It could, if one assumes that since both genders bring something to the equation without female input society exists in an unbalanced state, causing problems to arise.
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  5. #1220
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    Quote Originally Posted by brettc1 View Post
    It could, if one assumes that since both genders bring something to the equation without female input society exists in an unbalanced state, causing problems to arise.
    By that logic, you could also say that a company's humblest workers are equal to its upper management in that both are equally necessary to the effective functioning of the company. In a deep sense, I even think that this is true. But they're not equal in terms of power. If Marston thought some women should be leaders and all men should be followers--and he was pretty explicit that he did think this--then that's not what we normally mean by gender equality.

    Of course, the catch is that women, according to Marston, should be selfless leaders. In practice, they might get all the responsibilities of leadership and none of the perks. And men get an excuse for not having to live up to the high standards that women are expected to live up to. I believe that true equality would be better for both men and women.
    Last edited by slvn; 11-02-2012 at 09:35 AM.

  6. #1221

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    On Azz's work-- I think he's a fine storyteller, 'tho wayyyy too decompressed for my taste. I don't mind his actual storytelling abilities on WW-- I object to certain aspects of the mythos that he altered to suit his needs.

    ... if I may chime in just one little bit on the earlier discussion about the Amazons (on the previous page)-- for the Perez Amazons, one thing is forgotten-- they were victims in their previous lives. They were (as was mentioned) a random selection of regular women who had died through man's ignorance and violence, then the Goddesses reincarnated those womens' souls as new women-- the Amazons. The Amazons tried to live among society as equals to man until their fall at the hands of Heracles and his men. And only then did they retreat to the island-- not because they wanted to get away from man and live on their own, but because the Goddesses decreed they do so.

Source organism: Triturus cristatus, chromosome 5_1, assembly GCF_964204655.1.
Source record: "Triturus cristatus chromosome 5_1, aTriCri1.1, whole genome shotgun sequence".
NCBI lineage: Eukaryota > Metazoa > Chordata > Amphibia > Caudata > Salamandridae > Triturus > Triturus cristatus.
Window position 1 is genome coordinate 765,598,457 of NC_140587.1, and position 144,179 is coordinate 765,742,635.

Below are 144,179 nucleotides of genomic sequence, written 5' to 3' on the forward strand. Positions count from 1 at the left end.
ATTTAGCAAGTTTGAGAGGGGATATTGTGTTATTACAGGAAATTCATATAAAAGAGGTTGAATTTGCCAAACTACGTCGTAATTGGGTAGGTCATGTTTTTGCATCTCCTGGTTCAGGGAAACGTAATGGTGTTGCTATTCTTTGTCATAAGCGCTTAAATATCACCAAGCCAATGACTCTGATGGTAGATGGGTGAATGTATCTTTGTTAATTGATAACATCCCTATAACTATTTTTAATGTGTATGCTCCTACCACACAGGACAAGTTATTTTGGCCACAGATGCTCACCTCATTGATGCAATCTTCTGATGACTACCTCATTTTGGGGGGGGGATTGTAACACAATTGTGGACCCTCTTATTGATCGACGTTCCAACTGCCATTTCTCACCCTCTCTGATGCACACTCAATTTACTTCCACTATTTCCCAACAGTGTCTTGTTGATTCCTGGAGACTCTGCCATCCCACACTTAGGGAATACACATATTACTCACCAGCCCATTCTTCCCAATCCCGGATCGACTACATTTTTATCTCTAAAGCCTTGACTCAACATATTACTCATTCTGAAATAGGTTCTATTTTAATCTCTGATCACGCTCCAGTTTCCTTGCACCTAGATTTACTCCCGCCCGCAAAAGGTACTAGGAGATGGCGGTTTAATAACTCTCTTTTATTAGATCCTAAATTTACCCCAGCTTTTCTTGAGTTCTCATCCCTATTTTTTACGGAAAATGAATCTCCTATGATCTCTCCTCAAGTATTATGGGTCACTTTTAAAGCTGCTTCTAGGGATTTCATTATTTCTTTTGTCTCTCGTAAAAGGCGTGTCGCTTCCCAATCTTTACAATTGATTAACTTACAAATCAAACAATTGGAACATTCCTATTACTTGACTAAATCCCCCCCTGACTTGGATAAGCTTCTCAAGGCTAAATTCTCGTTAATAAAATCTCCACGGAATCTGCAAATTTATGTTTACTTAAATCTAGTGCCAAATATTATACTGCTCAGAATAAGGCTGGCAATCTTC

Also, on the subject of Diana and Steve, I know it's rather simplistic-- Diana falling in love with the first man she sees.... but I never look at it from the standpoint of her falling in love with literally the first man-- as in, any man would have fit the bill. She falls in love with Steve-- because it's Steve. And her finding love with him shows her that despite how perfect and peaceful their society is, something is missing. And that love actually honors their patron Goddess, Aphrodite.

    M

  7. #1222